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Feb. 23, 2010

A new brand of motion pictures

by Fran Djoukeng, Online Entertainment and Sports Editor
"Avatar" has become a movement. It's no surprise that the largest-grossing film worldwide was produced using 3-D technology that is setting a new standard in cinematography.

3-D has become the next cool trend. Elaine Lin
3-D has become the next cool trend.
The 3-D experience takes a moviegoer to a whole new realm of visual advancements. In "Avatar," the action and scenery not only becomes more real and vivid but also the colors and sounds turn more dramatic and alluring. Previous films over the years have appeared in 3-D, but they were not as popular. For the coming months, however, 3-D films will be the rage.

The highly anticipated remake of the children classic, "Alice in Wonderland," directed by Tim Burton and starring heartthrob Johnny Depp and Helena Bonham Carter will venture to theaters in 3-D. Already generating buzz, the movie will no doubt use 3-D to enhance visuals when released the first week of March.

A new decade means that in the upcoming months and even years, 3-D films will become the norm. Other films this year to debut in 3-D include "Toy Story 3" and "Shrek Forever After." Looking toward 2011, predictable blockbusters, such as the next installments of the "Harry Potter" series and "Twilight" phenomenon will also debut in 3-D graphics. Films in 3-D will explode since these enhancements can be included in animated stories, comedies, dramas and thrillers alike.

How do you feel about 3D movies?
  • Not worth the cost
  • Enhance the film experience
  • Overused
  • Don't care
Discuss this Poll
Besides impacting the filmmaking industry, 3-D films affect another culture - piracy. For now, 3-D films appear to be a temporary antidote to the illegal downloading and distribution of copied films. Home-viewing of 3-D films is virtually absent because no one has the resources to do so; however, electronic giants like Samsung and Sony are planning on 3-D compatible devices. Still, smaller sizes of home entertainment devices cannot parallel the wide-screens at the theaters, making the 3-D market fresh and untouchable. As 3-D enters the mainstream movie market, it will be sought-out by moviegoers for at least some time.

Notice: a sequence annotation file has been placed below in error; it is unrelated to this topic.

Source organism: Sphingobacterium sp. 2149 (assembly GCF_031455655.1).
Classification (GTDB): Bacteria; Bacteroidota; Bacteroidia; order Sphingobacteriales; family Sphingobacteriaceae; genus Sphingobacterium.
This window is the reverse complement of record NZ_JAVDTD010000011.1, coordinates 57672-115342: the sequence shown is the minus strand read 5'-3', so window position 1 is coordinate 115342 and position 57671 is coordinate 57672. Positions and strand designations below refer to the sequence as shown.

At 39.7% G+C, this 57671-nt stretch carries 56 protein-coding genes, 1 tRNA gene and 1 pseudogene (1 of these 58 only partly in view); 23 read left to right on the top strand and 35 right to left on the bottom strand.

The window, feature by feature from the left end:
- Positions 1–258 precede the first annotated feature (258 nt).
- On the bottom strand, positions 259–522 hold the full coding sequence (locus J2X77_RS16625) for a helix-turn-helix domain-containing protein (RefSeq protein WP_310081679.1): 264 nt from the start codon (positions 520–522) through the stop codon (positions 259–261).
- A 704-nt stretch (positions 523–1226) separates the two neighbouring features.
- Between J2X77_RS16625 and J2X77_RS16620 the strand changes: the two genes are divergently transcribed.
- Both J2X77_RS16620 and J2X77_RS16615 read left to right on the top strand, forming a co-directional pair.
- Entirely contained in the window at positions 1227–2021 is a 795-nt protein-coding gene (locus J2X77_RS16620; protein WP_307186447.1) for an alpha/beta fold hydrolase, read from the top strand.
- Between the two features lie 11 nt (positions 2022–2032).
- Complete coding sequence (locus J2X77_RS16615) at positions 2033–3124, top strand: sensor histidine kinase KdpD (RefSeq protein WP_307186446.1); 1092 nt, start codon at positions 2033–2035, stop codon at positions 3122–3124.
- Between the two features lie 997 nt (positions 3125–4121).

Overall, 3-D technology delivers audiences with a memorable type of magic. From 3-D glasses to engagement of the audience, these films may maintain a value unsurpassed to the motion picture culture. As 3-D movies continue to have a fan base, we can only expect that films in the works at mega-studios such as Pixar will dominate the weekend box office and potentially downgrade some harms of piracy.

At least, if 3-D movie specials become standard, it won't cost the extra bucks as it does now.



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  • Amateur on February 23, 2010 at 10:33 AM
    3-D technology doesn't improve color - it actually makes colors less vibrant. The polarized 3-D glasses that are currently standard darken the movie image. If you pulled off your glasses while watching "Avatar" in 3-D, you would have noticed brighter and more vibrant colors.
  • hmm on February 23, 2010 at 7:18 PM
    this is a really good topic. 3d is really becoming more regular for standard films.
    but i'm actually not a big fan of 3d! idk i feel like sometimes it takes away from the effect of the movie; it does distort the colors quite a bit.

    for the movies i've seen in 3d, the 3d really does nothing special and i feel like i would have enjoyed the movies the same, if not more, without it. but i'm willing to see how the technology improves over time.

    also good point about the extra price, hah!
  • motion sickness girl (View Email) on February 23, 2010 at 10:06 PM
    I don't know about anyone else, but I get kind of sick watching some of the camera moves in normal action movies. 3-D only makes this worse. The glasses are cumbersome and depending on the quality of the ones you get can really degrade the experience.

    Maybe I'd go see a 3-D movie again if the price came down, but for now, I much prefer my "flat" movies with their lower prices and equal (if not higher) entertainment level.
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